Chinese search provider Baidu unveils new AI-powered EV

Chinese internet search giant Baidu Inc. unveiled Thursday a new electric vehicle powered by artificial intelligence featuring some self-driving functions that were developed through a joint venture with Chinese automaker Zhejiang Geely Holding Group.

The sport utility vehicle "ROBO-01," manufactured by the venture is equipped with autonomous driving technology, in which the vehicle can perform steering to some degree on expressways and open roads, and a voice-activated system. There is no gear shift lever in the car.

A total of 1,000 units of the new EV, each priced at 399,800 yuan ($55,308), have been produced and they have all been sold based on reservations, according to the company.

In August, Baidu started offering fully driverless ride-hailing services on open roads in Chongqing and Wuhan, becoming the first and only provider of such a service in China.

At present, the tech firm operates its "Apollo Go robotaxi" business in designated areas in more than 10 Chinese cities including Beijing, Shanghai, Guangzhou and Shenzhen, with fees collected in seven of them under the central government's policy to develop the technology through widespread testing.

Except for Chongqing and Wuhan, human drivers are present in the car to ensure safety. Baidu said in August it has become "the world's largest autonomous ride-hailing service provider," with Apollo Go completing 287,000 rides in the second quarter of 2022 and accumulating 1 million rides on July 20.

Earlier in October, participants of a press tour to Baidu's Apollo Park test base in a suburban area of Beijing took a demonstration ride in a robotaxi on a public road.

The ride featuring an AI-powered self-driving system had a human staff member next to the driver's seat in case of an emergency.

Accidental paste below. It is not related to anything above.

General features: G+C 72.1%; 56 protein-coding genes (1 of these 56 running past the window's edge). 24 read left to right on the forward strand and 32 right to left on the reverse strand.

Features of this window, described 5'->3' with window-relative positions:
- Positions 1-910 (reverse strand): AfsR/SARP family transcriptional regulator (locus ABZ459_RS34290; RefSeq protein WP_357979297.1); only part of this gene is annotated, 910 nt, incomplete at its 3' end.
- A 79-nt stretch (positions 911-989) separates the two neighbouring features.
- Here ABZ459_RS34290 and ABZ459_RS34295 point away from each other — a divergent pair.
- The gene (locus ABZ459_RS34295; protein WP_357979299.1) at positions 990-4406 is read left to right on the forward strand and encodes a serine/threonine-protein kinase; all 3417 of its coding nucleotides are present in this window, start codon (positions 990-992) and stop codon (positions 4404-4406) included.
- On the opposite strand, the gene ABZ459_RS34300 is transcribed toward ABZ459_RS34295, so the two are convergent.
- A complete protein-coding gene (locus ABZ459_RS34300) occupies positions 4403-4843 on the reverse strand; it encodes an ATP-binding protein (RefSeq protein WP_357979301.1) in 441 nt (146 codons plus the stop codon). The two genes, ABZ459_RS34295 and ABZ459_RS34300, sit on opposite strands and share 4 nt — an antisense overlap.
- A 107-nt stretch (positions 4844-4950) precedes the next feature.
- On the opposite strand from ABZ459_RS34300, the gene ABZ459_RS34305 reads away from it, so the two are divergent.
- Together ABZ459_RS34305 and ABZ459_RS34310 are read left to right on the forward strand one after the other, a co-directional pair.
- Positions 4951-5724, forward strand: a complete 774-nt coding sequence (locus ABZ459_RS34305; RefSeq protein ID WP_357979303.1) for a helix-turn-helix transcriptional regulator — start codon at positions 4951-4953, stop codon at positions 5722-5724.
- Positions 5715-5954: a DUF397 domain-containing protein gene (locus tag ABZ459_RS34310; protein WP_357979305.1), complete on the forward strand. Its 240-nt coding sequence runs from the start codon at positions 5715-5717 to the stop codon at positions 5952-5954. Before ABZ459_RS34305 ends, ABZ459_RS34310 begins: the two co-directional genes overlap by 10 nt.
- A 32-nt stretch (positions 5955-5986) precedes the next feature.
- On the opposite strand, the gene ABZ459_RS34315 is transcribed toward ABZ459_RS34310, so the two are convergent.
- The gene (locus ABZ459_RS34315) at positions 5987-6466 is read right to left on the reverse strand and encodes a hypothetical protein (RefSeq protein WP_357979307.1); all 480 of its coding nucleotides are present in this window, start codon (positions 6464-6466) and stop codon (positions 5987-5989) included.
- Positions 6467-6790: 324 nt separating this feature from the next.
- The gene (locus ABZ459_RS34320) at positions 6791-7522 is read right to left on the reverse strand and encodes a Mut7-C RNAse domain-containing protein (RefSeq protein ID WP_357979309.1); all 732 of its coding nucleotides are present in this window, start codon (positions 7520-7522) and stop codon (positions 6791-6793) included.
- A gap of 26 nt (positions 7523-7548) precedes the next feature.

Running at a maximum speed of around 50 kilometers per hour, the ride was smooth without any sudden movements and a monitor in the car showed real-time data of nearby vehicles, motorcycles and pedestrians collected by sensors and radars within the robotaxi.

Wei Dong, vice president and chief safety operation officer of Baidu intelligent driving group, told reporters the company aims to introduce a completely unmanned autonomous driving experience to customers in Beijing later this year or early next year.

He said the autonomous driving business is currently not profitable but the firm is in "no rush to break even." The collection of fees is aimed at improving service quality and preparing for future commercialization based on real user experience and real scenarios.

A Baidu official said theoretically, robotaxi fares would be lower than similar services offered by human drivers over the long term as personnel costs can be reduced.

In the United States, tech firms such as Cruise LLC, a unit of General Motors Co., and Waymo LLC under Google LLC's parent company Alphabet Inc., offer similar robotaxi services.

In March 2021, Japan's Honda Motor Co. put on sale the world's first vehicle equipped with "level-3" autonomous technology that allows the driver to engage in different tasks such as reading and watching TV when the car is in certain conditions such as congested traffic on expressways.

© Kyodo News